Hmm. There was a bride price for being an undergraduate, and different ones because I’m a graduate and a lawyer. They even had one for if I had a master’s degree or professional certifications. When I saw the list, I cringed. But I think my parents weren’t obsessed with that stage. They wanted to do what was right by where we were from, but they just said, “You know what, just do what you can do.”

For a seamless wedding, start here: The Complete Guide To Throwing a Nigerian Wedding

Parents of the year!

Yes o. 

So after they’d come to symbolically pluck you from your father’s garden?

LOL. We’d chosen a date when all our family members in the east could attend the Trad because a couple of people also couldn’t come down to Lagos for the white wedding. In our bid for the perfect date to accommodate everyone, we chose one we later realised we couldn’t get married on.

What?! How?

According to customs and traditions, Igbo people have four market days: Nkwo, Orie, Afor and Eke. In Owerri, we don’t get married on Eke market day. It’s believed if you do, the God of Eke would strike you with afflictions. In my husband’s place, they don’t get married on Nkwo market day. And what I mean is, even if the wedding is not on the day itself, you can’t go to a woman’s place to bring her back home on that day.

The main goal of an Igbo wedding is to sip the palm wine and give your husband to drink. That’s the most significant part, not the elaborate party. So imagine a scenario in which, on the day of the wedding, everybody is already cooking outside, and I get a message from my husband’s people that we can’t get married because it’s Nkwo market day in their own place, and they can’t come to my father’s home in the village. This was 4 a.m., so we were like, “what’s going to happen to all these caterers, all the guests?”

Wow. Sounds like a disaster

In fact. We had to start thinking. My husband’s people eventually came up with a plan to remove handing over the palm wine, because it would bring curses and all of that. They had to come the following day for that, so I had a two-way traditional wedding.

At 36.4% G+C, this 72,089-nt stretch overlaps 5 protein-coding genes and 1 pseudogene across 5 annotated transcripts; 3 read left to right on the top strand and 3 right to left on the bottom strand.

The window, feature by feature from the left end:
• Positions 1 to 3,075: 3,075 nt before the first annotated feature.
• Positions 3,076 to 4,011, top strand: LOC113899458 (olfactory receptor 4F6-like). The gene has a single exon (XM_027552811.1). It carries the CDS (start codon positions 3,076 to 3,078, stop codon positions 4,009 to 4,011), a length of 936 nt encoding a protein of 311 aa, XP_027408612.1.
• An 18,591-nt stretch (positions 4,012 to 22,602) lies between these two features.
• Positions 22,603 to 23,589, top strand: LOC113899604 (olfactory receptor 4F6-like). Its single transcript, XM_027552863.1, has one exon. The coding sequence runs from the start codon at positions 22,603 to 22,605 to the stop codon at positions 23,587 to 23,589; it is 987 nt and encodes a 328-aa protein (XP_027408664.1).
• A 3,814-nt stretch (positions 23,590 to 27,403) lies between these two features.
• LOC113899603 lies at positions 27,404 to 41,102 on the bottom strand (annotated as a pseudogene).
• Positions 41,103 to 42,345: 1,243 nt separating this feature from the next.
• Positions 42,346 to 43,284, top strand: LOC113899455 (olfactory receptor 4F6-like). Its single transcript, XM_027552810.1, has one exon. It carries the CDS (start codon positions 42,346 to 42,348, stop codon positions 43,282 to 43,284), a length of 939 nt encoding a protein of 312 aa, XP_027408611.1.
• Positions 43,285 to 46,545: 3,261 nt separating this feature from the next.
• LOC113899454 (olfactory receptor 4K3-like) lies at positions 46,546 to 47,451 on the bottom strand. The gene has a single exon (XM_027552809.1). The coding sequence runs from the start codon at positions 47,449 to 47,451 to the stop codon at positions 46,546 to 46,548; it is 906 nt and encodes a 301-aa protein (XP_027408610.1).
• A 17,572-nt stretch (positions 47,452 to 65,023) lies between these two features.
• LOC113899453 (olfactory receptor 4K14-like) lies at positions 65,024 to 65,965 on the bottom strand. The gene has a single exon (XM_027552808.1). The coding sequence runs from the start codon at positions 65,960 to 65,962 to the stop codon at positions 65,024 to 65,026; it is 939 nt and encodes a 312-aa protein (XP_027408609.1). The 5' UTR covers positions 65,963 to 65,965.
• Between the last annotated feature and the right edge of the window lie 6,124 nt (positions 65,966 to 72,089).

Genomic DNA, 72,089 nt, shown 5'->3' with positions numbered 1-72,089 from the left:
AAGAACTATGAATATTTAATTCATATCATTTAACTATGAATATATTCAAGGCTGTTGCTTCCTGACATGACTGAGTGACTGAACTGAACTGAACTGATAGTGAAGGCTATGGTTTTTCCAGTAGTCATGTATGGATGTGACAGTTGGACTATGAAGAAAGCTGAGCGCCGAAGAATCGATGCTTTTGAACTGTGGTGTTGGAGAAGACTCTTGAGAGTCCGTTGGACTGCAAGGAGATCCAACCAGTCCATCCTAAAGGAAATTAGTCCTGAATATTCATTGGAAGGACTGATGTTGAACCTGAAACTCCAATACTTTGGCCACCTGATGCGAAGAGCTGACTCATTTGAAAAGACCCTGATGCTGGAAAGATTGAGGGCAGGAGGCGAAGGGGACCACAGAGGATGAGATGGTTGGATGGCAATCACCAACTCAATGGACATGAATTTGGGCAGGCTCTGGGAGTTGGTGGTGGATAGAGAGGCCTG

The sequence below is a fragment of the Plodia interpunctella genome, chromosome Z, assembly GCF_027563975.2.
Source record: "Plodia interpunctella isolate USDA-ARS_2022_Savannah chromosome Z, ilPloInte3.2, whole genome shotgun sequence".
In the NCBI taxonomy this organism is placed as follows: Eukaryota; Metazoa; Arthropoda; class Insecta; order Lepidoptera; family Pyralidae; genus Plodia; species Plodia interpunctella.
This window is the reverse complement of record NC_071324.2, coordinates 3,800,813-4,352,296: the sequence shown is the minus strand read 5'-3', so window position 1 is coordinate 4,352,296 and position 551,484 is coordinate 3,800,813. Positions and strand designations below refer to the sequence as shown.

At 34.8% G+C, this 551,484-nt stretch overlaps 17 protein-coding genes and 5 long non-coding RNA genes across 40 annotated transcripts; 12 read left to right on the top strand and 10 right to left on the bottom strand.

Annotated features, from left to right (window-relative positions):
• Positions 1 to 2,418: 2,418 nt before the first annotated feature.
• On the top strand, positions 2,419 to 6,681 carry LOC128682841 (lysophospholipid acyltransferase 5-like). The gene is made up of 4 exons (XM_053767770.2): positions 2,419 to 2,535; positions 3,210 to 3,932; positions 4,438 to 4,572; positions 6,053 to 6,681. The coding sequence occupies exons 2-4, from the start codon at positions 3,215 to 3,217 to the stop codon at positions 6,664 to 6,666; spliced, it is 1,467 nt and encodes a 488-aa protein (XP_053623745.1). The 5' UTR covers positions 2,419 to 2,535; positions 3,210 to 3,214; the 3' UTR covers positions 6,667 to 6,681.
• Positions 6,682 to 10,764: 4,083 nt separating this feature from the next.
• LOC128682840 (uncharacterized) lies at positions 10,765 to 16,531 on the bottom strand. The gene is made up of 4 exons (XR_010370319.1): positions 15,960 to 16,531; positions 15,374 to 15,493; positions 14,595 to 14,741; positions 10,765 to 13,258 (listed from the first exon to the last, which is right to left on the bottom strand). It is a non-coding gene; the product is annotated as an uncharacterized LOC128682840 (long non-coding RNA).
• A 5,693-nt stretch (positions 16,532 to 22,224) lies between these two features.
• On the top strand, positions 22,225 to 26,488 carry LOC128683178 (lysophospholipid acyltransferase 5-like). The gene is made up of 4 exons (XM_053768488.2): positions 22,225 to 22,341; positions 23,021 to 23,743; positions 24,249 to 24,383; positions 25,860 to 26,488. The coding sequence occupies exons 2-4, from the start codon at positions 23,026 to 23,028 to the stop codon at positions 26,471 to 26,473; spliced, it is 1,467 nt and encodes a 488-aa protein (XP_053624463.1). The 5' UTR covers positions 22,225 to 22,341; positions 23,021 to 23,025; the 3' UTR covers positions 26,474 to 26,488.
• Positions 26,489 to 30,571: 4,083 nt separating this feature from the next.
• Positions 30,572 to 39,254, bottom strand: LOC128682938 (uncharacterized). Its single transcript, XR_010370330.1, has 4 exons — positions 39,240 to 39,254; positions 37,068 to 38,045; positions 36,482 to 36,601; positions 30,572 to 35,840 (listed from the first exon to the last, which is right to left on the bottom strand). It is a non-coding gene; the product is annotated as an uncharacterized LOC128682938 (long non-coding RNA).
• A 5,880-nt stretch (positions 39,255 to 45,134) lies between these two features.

But guess what. The day we handed over the palm wine was now Eke market day. Remember I said in my own place, we don’t do wedding ceremonies on Eke. We’d already booked our flight to go back to Lagos the next day, so we couldn’t shift it. It was just messy. We had to do it hush hush in my father’s sitting room, and that was when the bride price was paid. 


Well, even though they’d already sent money to buy the things on the list for the traditional wedding, there was still the main bride price. And all my dad collected was a ₦1000 note.

They put a lot of money on a tray and gave it to my father, saying, “Is this enough payment for us to collect your daughter?” Symbolically, my dad just picked some notes. I can’t recall if it was ₦1k or ₦500 notes they put on the tray, but my dad picked a note and said, “I’m not selling my child. I adhere (sic) you to take care of her. But I’m taking this one as a symbol of the agreement between our two families.” 

And how do you feel about the whole experience almost a year later? What about it makes you happy?

I’m so glad I got to see all my relatives in the village. Looking at the pictures make me happy. Listening to our parents retell the stories of the trad day to their friends and how successful the event was makes me happy.

Our wedding album just came in yesterday, and I was grinning sheeeppiisshhllyyy (sic) as I flipped through… It made me smile to see our parents, siblings and dearest friends with sparks in their eyes and large smiles on their faces.

So yeah, the pictures and memories will always make me happy. And generally, I feel good about the experience. If I had to, I’d do the whole thing again. But maybe with me more in control. LOL.

If you’d like to be my next subject on #WhatSheSaid, click here to tell me why

Definitely read this next: 8 Married Nigerians Share the Biggest Regrets From Their Wedding



Zikoko amplifies African youth culture by curating and creating smart and joyful content for young Africans and the world.